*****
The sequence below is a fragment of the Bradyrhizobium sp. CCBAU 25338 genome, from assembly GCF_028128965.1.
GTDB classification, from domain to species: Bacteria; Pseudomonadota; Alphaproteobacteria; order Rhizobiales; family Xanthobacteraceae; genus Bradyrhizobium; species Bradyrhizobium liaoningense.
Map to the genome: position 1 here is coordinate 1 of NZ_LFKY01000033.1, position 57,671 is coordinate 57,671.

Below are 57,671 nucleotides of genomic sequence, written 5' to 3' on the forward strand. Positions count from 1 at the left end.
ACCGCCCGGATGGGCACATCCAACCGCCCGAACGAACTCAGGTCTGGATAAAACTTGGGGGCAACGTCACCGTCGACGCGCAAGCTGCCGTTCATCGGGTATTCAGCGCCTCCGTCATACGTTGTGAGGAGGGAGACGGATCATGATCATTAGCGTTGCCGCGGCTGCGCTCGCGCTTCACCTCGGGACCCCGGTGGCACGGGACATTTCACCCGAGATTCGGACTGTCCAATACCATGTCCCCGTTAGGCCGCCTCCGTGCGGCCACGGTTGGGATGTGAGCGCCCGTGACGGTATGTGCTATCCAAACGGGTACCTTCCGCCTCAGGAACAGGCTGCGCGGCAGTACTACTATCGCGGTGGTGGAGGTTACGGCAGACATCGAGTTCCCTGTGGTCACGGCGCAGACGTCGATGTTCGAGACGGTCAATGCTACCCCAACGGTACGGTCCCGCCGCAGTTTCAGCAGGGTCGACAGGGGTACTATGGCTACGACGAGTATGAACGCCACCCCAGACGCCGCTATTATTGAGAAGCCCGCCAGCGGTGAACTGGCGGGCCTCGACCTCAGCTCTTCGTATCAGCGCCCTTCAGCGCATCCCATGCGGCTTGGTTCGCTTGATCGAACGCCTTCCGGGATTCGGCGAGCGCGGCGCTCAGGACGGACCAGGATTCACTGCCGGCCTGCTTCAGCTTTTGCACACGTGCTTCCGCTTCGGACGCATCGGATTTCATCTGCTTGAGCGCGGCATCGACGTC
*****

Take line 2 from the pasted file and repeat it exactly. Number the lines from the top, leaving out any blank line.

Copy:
GTDB classification, from domain to species: Bacteria; Pseudomonadota; Alphaproteobacteria; order Rhizobiales; family Xanthobacteraceae; genus Bradyrhizobium; species Bradyrhizobium liaoningense.